Keep in eye out for these new technologies in your future travels around the US. 

My Major Delta Hangup

Switching to Delta brings many pluses and minuses into the fold. One thing I have actively avoided over the past 6+ years will return when I make the move to Delta. In a word, Atlanta. If you've never flown through Atlanta, be grateful, but this is Delta's largest hub and the one in my backyard. Atlanta will be almost impossible for me to avoid.

Why do I hate Atlanta so much? It's not any one things but a combination of factors. When I lived in Wichita Kansas, my flights back from visiting family in New York, always routed me through Atlanta. There is not a single time that I returned from Wichita, that my baggage wasn't lost in Atlanta. That's right, 1-2 flights a year for 4 years, every single time. Granted my flights to New York never lost luggage, but the reverse trip never made my flights. Now I don't ever fly with checked luggage anymore, so I've managed to eliminate this problem, so while it was annoying, I've made it a non issue.

Second and probably most obvious to those transiting Atlanta is the layout of the airport. Atlanta is huge, and it take roughly a lifetime to get gate to gate out of different terminals. Atlanta is laid out in a fashion that allows great aircraft flow in and out, and really on the surface seems like a smart design. Right up until you have a close connection from one end of terminal B to the other end of terminal D or even farther. The terminal layouts mean you can spend 15-20 minutes just walking half the length of a single terminal. To get to the next terminal, you have to descend underground. Either wait for a tram or walk to the next terminal you need to be in, and then walk the length of the next terminal. This can mean in worst case scenarios, 45 min walks between gates or in some cases even worse. Add in an international customs clearance process and it becomes a nightmare.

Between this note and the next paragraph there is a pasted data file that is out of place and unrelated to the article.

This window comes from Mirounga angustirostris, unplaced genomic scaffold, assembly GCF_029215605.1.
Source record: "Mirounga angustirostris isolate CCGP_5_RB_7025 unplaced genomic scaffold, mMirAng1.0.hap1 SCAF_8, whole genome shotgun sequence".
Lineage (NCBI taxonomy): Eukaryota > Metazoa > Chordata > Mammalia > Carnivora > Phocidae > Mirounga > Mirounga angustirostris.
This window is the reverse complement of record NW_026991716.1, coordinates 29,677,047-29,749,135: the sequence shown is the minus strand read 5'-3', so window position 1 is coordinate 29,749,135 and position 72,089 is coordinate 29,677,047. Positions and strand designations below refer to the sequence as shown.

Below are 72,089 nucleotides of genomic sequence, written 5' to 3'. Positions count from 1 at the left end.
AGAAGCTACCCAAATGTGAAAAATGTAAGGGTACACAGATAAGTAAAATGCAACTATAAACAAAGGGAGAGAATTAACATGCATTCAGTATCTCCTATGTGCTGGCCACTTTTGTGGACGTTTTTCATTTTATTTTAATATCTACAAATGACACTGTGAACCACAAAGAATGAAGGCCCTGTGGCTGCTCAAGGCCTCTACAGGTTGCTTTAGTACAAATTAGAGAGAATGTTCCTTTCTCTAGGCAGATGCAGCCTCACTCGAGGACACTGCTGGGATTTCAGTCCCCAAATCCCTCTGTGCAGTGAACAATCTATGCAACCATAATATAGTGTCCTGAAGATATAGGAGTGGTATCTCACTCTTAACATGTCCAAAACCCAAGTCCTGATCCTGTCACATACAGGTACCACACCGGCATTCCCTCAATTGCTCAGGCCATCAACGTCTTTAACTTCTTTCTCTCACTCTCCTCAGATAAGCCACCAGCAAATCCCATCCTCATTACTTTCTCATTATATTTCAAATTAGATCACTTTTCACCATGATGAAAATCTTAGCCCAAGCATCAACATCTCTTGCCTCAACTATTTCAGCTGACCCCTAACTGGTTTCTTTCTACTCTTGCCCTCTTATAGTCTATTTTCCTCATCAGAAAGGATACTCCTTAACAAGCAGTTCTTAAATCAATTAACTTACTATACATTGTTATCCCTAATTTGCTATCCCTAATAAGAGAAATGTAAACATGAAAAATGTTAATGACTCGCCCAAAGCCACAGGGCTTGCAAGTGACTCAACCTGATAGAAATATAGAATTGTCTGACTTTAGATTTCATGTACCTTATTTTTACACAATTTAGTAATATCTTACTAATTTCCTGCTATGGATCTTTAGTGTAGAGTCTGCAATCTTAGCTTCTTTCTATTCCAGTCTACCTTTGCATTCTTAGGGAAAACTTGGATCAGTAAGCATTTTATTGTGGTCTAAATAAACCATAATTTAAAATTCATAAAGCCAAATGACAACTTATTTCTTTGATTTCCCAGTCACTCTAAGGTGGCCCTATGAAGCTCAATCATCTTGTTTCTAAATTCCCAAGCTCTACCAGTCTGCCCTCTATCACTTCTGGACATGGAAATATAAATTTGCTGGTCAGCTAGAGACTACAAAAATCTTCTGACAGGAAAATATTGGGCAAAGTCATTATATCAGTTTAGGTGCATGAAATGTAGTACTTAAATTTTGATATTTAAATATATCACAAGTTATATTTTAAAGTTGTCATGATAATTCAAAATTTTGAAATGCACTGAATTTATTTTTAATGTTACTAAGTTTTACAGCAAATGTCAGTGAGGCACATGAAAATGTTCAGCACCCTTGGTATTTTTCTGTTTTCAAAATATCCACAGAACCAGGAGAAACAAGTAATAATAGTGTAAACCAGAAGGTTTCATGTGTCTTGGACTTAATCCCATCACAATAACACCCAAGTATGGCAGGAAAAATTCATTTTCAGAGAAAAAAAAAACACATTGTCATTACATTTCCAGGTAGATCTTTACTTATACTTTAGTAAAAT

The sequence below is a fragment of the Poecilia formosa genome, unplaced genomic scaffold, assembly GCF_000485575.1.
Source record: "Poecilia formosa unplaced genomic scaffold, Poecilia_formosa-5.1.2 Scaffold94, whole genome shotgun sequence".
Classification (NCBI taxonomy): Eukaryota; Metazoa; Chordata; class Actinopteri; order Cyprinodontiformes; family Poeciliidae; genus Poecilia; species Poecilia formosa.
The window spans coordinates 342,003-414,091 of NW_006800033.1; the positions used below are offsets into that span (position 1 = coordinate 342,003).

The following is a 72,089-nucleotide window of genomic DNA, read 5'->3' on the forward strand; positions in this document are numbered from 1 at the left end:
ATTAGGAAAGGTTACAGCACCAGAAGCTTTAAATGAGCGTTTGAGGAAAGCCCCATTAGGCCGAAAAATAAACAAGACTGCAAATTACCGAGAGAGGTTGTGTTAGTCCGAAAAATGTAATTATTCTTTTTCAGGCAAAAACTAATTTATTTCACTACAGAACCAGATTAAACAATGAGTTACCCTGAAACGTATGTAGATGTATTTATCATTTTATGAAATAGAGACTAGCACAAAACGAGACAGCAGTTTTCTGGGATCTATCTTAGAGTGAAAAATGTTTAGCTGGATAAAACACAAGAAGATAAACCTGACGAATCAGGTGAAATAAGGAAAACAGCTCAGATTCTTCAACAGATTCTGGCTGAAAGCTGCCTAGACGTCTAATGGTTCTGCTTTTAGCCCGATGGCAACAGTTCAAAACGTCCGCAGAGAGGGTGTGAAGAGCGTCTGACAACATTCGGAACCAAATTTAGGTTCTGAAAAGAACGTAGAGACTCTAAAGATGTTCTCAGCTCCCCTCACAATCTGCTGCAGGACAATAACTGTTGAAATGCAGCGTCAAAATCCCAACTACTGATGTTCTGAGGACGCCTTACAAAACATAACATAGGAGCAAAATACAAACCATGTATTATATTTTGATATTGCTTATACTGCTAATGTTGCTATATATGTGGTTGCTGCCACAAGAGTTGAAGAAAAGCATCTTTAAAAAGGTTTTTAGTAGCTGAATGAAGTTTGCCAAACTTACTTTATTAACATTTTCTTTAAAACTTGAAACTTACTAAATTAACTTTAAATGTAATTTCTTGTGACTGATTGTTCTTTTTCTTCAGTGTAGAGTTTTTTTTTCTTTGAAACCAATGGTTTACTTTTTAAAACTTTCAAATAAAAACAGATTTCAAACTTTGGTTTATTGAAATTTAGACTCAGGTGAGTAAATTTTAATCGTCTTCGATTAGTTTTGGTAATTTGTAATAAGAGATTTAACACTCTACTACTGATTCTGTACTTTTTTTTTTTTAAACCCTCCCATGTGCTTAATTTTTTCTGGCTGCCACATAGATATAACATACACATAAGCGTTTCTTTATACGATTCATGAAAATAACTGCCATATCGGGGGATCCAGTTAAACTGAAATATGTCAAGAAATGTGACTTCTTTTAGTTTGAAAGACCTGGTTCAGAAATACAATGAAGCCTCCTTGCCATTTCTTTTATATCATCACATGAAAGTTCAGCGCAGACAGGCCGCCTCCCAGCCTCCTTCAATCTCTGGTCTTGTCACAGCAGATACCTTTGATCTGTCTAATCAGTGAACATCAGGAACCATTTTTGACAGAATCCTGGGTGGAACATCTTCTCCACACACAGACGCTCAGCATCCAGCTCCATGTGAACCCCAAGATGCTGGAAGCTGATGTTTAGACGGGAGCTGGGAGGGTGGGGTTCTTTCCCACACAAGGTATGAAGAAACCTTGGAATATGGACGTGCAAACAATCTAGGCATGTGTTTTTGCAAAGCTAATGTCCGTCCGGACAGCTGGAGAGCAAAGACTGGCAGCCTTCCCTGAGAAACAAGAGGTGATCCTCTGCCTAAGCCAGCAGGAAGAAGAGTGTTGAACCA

I've so avoided Atlanta over the past 6+ years, that it will be interesting to see if the airport is anywhere close to being as bad as I remember it. While the layout seems smart on the surface, in practice this was my most dreaded airport.

Things might change here though, as I now have gotten the hang of minimizing my stress at airports. Using lounges pretty much all the time and generally enjoying my trips to and through airports. It may be a whole new experience with Atlanta... but we'll have to judge that in the coming months.

Come On TSA, Time To Get In Gear

Right now I'm travelling to South Carolina to look for my next home as we plan to move in the next few months. Flying from Philadelphia to Charlotte. Seeing as we were flying out of the F Terminal at Philadelphia, we wanted to get to the airport early enough to clear secuirty. F terminal in Philly does not have  a TSA precheck lane, and with the way that the TSA has been handling passenger traffic lately, we needed to make sure there was enough time to clear security.